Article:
The Commission’s Fuel Surcharge Decision
On 9 November 2010, the EU Commission fined 11 air cargo carriers a total of € 800 million for operating a worldwide cartel affecting cargo services within the European Economic Area. The illegal contacts pertained to price discussions on fuel surcharges, the introduction of a security surcharge and the refusal to pay a commission on surcharges to the airlines’ clients (freight forwarders). It is assumed that Schenker seeks to gain access to documents for eventual damages claims, as well as to prevent the reoccurrence of the cartel by participating in the appeal.
The ECJ’s Ruling
In rejecting Schenker’s move to intervene in the appeals, the ECJ underlined that it is not the fundamental purpose of proceedings relating to an action for annulment of a Commission decision punishing anti-competitive behaviour to render possible, or facilitate, the pursuit of civil damages actions in national courts.
The ECJ ruled that the fact that a company is a customer of the airlines participating in the cartel is not sufficient, in itself, to establish a right to intervene. The mere fact that an undertaking might possibly be affected by higher prices caused by the alleged cartel (and may bring civil damages actions) does not distinguish it sufficiently from the other economic operators in the relevant sector that are also affected by the anti-competitive practices of the members of the cartel.
According to the Court, Schenker’s argument that it has an interest in obtaining the final termination of the cartel and the prevention of its reoccurrence cannot be considered to be a direct and existing interest in the result of the case. The Court held that the obligation on the participants of a cartel to bring to an end their anti-competitive practices is meaningful only if they have not already done so. The appeals in question are not related to the operative part of the contested decision ordering the termination of the cartel in question. Furthermore, the Commission itself states that there are no indications that an end has not been put to that cartel. For these reasons, therefore, Schenker has no right to intervene on the basis of ensuring the end of the cartel.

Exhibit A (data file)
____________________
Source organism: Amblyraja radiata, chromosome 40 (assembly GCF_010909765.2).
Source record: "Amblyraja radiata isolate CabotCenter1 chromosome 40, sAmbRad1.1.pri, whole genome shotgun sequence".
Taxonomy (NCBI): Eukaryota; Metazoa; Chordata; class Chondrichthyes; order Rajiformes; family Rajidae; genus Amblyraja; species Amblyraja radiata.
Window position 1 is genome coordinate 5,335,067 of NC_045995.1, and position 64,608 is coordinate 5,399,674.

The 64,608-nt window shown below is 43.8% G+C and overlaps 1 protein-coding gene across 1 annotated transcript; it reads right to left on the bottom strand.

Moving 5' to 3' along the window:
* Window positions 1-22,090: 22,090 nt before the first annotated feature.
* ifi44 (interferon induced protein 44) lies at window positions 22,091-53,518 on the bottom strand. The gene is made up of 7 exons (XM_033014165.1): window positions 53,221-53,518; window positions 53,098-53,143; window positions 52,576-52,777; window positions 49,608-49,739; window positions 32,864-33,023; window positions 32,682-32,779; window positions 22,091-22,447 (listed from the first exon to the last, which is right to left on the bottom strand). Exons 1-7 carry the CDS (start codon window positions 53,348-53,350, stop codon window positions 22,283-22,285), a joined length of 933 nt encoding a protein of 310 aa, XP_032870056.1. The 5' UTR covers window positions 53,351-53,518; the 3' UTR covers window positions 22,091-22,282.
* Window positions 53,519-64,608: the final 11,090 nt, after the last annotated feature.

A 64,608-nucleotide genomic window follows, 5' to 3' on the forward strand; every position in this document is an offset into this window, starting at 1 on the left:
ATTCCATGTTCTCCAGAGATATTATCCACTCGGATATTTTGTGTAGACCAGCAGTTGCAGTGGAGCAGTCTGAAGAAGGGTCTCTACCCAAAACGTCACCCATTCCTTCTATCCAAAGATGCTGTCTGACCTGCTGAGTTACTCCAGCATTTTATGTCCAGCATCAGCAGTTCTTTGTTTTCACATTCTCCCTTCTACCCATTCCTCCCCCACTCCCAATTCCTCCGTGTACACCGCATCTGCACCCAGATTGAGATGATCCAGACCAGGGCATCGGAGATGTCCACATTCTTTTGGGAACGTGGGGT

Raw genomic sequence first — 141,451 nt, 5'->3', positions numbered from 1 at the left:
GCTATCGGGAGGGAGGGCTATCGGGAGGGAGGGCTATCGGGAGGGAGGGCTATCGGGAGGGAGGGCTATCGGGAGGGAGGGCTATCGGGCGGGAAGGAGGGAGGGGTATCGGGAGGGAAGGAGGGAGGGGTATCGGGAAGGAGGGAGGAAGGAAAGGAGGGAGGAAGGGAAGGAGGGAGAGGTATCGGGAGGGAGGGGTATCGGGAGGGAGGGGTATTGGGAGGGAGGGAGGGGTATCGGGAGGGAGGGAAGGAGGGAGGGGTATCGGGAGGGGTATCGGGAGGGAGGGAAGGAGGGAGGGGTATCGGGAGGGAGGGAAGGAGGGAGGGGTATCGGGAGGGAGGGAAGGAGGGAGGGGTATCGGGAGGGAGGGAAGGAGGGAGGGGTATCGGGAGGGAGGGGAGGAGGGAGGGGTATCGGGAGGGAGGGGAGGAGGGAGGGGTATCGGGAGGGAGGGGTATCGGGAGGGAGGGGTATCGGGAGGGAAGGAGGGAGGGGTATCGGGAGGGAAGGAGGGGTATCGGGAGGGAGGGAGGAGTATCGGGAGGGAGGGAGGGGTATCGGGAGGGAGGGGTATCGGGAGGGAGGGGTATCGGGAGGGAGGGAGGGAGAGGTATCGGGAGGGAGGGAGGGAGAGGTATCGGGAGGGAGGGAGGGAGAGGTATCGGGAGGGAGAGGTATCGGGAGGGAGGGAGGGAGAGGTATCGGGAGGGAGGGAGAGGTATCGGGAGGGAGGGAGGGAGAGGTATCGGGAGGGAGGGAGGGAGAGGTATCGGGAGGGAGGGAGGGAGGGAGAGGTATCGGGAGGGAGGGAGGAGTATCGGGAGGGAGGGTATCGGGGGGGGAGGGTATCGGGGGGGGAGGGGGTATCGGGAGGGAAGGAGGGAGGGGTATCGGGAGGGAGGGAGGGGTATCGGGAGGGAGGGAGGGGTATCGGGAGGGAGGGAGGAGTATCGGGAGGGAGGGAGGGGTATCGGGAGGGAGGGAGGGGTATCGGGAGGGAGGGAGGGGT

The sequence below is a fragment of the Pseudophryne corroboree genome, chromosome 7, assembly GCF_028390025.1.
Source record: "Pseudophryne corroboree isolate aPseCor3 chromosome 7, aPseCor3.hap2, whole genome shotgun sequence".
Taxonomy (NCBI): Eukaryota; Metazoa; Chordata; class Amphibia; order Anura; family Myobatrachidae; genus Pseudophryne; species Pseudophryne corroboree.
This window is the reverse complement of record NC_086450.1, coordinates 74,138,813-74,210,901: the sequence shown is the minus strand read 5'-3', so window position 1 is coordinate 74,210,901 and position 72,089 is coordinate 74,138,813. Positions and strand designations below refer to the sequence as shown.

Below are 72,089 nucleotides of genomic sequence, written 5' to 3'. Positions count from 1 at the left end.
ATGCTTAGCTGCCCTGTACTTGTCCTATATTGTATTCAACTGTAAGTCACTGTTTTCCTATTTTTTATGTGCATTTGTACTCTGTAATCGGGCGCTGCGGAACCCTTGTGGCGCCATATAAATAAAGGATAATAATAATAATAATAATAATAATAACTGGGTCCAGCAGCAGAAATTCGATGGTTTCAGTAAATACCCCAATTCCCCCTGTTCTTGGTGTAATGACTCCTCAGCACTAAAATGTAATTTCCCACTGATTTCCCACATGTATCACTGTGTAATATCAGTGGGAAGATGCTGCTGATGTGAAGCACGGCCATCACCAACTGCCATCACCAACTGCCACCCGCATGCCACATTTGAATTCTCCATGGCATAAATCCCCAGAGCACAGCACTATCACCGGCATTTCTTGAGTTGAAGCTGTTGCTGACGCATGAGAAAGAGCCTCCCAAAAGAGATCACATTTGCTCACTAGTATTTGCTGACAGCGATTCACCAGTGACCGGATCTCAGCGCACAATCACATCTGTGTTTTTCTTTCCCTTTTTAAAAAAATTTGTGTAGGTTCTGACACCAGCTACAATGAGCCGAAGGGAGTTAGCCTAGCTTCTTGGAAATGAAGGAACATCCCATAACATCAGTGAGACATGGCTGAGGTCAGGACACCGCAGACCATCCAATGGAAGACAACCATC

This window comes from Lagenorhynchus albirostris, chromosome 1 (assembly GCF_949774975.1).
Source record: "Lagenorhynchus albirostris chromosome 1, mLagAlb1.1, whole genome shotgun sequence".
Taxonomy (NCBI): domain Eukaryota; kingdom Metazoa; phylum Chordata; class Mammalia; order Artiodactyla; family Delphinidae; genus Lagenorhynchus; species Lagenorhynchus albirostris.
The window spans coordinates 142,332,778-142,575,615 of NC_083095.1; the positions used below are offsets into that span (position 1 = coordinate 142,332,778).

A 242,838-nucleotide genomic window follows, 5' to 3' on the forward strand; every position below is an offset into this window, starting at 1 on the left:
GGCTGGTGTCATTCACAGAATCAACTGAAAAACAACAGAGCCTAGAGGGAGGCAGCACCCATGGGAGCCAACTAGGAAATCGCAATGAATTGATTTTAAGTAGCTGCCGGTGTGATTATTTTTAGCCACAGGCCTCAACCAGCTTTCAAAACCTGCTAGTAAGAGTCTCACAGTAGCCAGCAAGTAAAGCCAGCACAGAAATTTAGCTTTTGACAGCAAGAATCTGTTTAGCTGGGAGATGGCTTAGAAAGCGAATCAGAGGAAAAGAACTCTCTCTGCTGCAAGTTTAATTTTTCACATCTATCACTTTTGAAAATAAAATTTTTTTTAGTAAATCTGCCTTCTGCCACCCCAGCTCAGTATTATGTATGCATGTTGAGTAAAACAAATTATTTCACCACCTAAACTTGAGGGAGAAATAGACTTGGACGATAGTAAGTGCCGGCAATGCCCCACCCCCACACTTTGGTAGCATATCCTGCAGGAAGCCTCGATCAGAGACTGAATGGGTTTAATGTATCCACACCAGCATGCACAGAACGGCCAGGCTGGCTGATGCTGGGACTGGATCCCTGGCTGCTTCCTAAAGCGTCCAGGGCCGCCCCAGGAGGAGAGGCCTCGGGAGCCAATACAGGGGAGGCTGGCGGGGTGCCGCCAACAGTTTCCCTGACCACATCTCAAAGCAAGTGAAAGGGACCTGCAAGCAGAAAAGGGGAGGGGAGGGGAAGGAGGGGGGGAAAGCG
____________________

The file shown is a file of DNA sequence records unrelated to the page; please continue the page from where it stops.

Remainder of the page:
The ECJ clarified that companies will be given leave to intervene in EU competition cases if they are
- Legal entities forming part of the same economic unit as that to which the applicant belongs and have themselves been held jointly and severally liable.
- Competitors of an undertaking accused of abusing a dominant position within the meaning of Article 102 of the Treaty on the Functioning of the European Union.
- Associations composed of competitors or customers that opposed the alleged anti-competitive agreements containing restrictive clauses.
- Parties that actively participated in the administrative procedure before the Commission and/or filed the complaint that led to the Commission’s investigation and to the adoption of the contested decision.
- Associations representing a large number of operators active in the sector concerned, whose object is to, inter alia, protect the interests of its members.
The case is of two-fold importance. First, the ruling offers clear guidance on the circumstances in which leave to appeal will be given to intervene in antitrust proceedings before the EU Courts. Second, it constitutes another piece in the puzzle that is the wider picture of the evolving field of private damages actions and the various attempts to gain access to sensitive cartel documents for the purposes of private damages actions.
*Katharina Dietz, stagiaire, also contributed to this article.